If you like looking at the sky perhaps you should take the time to look up over the next few days. This week holds a lot when it comes to things in the celestial world.

Not only will several planets be visible but we will also be facing a super moon and so much more. As you may be aware the Taurid meteor shower will be peaking on the 11th and 12th but that’s not the only shower of this month. The Leonid meteor shower will also be peaking very soon. Its peak is set to be on the 17th and well, the Leonids almost always put on quite the show, in my opinion.

Now, this super moon will not be like your typical super moon as it will be a new moon rather than a full one. I know, that might sound confusing but stick with me. A new moon super moon is something we do not have occur often as it only happens when the new moon cycle itself coincides with the moon as it makes its closest approach to our home planet. It will be happening on the 15th and might be worth noting.

While you cannot technically see this new moon super moon because it will not be lit up, if the night sky is bright enough you may be able to tell where the moon is and perhaps even slightly make out its outline. This kind of thing brings great energies our way and will set the best possible mood for the meteor showers as they peak, that much I know to be true. November truly is a marvelous month and when it comes to gazing at the stars, we should be spending a bit of time doing exactly that.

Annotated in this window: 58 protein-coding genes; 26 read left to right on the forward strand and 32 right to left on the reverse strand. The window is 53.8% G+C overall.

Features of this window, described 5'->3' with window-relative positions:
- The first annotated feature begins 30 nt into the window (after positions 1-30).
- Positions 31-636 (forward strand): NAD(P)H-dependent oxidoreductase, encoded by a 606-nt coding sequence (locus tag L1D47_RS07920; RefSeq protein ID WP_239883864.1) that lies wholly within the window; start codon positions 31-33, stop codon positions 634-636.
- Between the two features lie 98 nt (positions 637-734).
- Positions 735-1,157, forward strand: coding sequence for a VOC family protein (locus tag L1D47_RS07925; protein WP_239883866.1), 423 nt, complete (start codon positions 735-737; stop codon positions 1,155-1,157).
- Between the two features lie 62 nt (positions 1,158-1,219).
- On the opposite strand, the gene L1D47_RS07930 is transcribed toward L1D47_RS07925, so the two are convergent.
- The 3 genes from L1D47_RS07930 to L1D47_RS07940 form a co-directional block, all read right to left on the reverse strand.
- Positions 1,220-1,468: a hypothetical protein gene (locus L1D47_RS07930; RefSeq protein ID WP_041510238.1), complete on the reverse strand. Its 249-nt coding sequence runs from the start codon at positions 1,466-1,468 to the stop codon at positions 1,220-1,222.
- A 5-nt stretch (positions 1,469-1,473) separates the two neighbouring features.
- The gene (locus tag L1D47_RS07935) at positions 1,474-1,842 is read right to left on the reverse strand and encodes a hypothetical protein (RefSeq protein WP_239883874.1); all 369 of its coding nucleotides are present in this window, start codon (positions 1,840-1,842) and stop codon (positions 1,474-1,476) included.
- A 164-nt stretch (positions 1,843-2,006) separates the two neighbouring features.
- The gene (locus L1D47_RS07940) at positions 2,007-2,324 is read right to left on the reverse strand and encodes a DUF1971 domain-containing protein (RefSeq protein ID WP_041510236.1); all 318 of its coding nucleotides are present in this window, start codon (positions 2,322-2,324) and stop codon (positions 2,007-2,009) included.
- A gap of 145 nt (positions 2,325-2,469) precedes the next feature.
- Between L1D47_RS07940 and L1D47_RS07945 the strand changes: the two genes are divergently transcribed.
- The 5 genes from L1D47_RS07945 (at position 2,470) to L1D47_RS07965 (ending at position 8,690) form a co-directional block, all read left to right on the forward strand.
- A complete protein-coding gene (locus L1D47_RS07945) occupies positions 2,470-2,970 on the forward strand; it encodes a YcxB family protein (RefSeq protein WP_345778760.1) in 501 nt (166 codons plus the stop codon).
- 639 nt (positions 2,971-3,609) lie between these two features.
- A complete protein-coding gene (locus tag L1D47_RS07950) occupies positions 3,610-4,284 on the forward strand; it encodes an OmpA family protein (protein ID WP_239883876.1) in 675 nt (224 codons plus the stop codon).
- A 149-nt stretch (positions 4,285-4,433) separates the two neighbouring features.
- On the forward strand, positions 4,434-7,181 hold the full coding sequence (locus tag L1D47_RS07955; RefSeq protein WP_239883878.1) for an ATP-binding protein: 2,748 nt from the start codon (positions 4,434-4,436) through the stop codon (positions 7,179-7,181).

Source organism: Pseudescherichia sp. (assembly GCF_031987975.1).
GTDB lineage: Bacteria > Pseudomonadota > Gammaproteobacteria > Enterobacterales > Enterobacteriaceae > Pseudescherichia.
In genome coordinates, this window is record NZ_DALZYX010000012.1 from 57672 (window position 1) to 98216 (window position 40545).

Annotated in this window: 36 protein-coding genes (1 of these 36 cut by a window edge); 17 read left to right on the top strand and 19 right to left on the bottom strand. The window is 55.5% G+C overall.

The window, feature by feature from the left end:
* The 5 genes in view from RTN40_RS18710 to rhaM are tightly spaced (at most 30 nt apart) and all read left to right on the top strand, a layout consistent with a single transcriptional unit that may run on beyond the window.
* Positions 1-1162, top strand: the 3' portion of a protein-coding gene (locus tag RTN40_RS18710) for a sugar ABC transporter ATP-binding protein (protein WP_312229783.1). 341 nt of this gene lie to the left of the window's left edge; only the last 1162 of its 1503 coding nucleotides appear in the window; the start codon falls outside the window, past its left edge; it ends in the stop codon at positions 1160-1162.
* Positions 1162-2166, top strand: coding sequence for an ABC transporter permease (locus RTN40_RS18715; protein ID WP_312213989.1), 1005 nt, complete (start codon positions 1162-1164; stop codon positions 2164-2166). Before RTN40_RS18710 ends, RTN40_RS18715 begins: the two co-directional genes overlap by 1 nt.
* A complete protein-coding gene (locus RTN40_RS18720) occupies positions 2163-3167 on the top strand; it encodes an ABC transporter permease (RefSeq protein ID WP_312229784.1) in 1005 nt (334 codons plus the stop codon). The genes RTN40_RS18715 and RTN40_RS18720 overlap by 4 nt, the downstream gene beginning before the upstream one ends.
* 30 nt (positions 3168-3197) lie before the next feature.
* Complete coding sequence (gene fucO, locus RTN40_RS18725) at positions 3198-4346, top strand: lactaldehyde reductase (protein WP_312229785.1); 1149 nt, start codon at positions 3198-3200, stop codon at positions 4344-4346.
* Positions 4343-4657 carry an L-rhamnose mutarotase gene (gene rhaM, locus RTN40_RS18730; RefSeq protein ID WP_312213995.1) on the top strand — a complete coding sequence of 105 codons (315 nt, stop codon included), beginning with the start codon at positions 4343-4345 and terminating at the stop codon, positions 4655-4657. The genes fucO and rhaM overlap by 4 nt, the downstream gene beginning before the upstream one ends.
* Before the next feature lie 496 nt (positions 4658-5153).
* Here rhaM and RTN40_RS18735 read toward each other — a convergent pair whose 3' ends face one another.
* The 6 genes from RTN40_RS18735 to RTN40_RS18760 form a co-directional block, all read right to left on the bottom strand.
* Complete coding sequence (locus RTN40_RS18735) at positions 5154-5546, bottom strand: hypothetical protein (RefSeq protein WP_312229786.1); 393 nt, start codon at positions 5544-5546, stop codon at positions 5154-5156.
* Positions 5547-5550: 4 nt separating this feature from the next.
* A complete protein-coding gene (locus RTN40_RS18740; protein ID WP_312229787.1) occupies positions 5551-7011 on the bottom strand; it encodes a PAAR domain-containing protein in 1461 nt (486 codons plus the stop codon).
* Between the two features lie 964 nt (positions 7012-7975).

PennLive wrote as follows on the new moon supermoon we’re about to face:

A new moon occurs about once each month when the Moon aligns with the Sun between Earth and the Sun with the side of the Moon that is not illuminated facing Earth.

The Moon becomes a new moon supermoon when that first phase of the lunar cycle coincides with the Moon making its closest approach to Earth, a point known as the perigee of the Moon’s orbit around Earth.

The upcoming new moon supermoons will occur when the Moon is 222,666 miles from Earth.

Supermoon or regular new moon, we don’t generally see a new moon with our unaided eyes. It’s not illuminated by the Sun and it tends to rise and fall with the Sun.

We may not see a new moon supermoon, but the tides in Earth’s oceans feel the closeness of it. High tides are higher and low tides are lower when the Moon is at perigee.

To learn more about some of the things November has to offer astronomically take a peek at the video below. I for one think this month is one for the books. It will be one during which my telescope stays out and ready for anything.

Leave a Reply